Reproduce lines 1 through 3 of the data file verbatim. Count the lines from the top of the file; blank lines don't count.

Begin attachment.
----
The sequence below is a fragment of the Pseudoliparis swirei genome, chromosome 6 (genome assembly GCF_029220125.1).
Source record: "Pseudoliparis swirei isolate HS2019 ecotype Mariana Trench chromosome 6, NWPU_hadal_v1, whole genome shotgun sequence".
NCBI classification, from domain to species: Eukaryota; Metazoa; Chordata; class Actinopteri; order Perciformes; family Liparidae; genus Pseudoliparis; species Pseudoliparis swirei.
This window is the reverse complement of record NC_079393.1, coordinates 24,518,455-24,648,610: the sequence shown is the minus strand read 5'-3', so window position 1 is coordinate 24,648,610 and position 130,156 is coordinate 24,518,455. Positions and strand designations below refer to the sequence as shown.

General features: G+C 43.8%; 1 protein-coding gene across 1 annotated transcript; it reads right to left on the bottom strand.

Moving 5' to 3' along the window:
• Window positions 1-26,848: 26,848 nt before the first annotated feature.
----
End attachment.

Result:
The sequence below is a fragment of the Pseudoliparis swirei genome, chromosome 6 (genome assembly GCF_029220125.1).
Source record: "Pseudoliparis swirei isolate HS2019 ecotype Mariana Trench chromosome 6, NWPU_hadal_v1, whole genome shotgun sequence".
NCBI classification, from domain to species: Eukaryota; Metazoa; Chordata; class Actinopteri; order Perciformes; family Liparidae; genus Pseudoliparis; species Pseudoliparis swirei.